A report predicting the full economic value of self-driving vehicles in the UK has been released by transport minister Rachel Maclean at the CES technology conference.
The report, which was conducted by researchers at the Connected Places Catapult, Element Energy and Cambridge Econometrics, states that the UK connected and autonomous vehicle (CAV) market could be worth £41.7bn by 2035.
It forecasts that in 2035, 40% of new UK car sales could have self-driving capabilities, which in turn could create nearly 40,000 skilled jobs in the CAV technology area.
Maclean said: “The investment in and development of CAVs could truly transform the way people and goods are transported, with innovation like this at the heart of our ambition to build back better.
“We’re on the cusp of a driving revolution. Not only could this tech unlock vast opportunities for the UK economy and jobs market, it could significantly improve the safety and efficiency of how we travel over the coming decades.
Since 2015, the UK government has invested £200m into CAV research and development (R&D), with British start-ups such as Five and Oxbotica successfully raising tens of millions of pounds in private investment.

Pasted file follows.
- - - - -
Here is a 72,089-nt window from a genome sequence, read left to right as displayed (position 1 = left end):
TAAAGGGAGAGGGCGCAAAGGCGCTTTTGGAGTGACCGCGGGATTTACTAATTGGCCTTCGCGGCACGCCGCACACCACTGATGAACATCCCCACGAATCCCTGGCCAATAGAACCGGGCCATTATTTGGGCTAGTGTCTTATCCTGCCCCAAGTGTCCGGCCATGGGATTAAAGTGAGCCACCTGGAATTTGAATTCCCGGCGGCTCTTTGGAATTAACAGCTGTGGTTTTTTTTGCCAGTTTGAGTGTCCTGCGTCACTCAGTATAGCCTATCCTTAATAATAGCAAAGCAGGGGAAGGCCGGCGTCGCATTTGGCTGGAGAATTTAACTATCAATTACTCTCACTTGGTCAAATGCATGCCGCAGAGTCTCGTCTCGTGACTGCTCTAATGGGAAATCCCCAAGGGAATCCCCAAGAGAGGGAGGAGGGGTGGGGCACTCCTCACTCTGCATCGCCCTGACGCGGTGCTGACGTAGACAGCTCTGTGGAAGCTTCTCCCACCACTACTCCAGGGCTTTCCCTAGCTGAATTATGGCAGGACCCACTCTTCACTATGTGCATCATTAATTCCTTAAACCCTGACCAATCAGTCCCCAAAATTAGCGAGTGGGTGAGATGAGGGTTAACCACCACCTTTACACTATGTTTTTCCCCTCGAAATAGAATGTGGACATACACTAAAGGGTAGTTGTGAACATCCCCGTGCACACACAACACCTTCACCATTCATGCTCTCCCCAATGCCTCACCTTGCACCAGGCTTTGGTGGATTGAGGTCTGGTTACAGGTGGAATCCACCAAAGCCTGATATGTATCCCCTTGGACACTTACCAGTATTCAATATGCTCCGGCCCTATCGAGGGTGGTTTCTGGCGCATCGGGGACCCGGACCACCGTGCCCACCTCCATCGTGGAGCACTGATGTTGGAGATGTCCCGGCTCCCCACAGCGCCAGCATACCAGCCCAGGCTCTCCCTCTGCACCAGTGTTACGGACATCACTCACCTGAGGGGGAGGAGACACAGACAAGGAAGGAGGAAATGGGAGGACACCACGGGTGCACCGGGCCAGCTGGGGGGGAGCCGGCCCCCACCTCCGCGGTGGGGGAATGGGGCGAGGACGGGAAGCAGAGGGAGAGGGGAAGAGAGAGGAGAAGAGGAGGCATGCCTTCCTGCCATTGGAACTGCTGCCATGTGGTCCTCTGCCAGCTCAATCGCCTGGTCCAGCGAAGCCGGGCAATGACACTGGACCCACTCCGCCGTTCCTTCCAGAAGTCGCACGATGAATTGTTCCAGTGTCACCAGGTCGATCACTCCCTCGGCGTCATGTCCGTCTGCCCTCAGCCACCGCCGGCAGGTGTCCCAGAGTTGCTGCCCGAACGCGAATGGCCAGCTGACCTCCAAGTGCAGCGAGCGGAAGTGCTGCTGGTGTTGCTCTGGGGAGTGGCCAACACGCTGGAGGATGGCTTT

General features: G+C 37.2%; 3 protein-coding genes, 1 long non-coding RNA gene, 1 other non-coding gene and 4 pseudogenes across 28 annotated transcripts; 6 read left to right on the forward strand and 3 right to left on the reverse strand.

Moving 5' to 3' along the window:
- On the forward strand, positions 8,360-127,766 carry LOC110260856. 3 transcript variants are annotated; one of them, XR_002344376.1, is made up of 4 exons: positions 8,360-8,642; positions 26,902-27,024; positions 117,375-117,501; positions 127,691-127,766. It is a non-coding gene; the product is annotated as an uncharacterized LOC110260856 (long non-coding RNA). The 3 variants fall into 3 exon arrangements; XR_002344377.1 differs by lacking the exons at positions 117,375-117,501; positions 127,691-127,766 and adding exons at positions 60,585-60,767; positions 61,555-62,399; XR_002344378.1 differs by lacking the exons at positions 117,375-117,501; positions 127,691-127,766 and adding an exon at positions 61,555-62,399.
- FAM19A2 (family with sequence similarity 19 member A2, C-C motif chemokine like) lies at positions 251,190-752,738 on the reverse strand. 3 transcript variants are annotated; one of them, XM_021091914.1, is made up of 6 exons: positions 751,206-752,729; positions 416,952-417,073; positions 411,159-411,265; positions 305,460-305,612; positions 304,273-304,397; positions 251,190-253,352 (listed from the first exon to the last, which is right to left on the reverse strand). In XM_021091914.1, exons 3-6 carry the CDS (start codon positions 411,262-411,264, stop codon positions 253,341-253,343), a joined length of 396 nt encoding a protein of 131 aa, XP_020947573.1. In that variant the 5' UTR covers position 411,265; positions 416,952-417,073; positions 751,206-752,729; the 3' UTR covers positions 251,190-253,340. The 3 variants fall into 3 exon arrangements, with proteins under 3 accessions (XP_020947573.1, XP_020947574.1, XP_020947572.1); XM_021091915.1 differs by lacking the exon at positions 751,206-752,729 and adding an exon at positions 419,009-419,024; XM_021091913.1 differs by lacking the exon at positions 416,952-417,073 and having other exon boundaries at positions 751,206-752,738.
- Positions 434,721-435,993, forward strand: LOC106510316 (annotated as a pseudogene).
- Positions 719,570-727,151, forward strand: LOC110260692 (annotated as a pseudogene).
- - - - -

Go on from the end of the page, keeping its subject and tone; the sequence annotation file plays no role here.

In 2020, Oxbotica launched Project Endeavour, which will be running highly automated trials in Oxford, London and Birmingham and will develop models with local authorities and communities to help them prepare for the future launch of automated vehicle services.
Several other government-backed CAV trials have also successfully demonstrated autonomous driving capabilities in recent years, such as the Streetwise project in London in 2019, which saw self-driving vehicles carrying commuters to and from work.
Furthermore, in August 2020, the government announced a consultation to enable the use of automated lane keeping systems – an early form of automation in vehicles – on UK roads as early as this year.
The response to this consultation is set to be published in early 2021.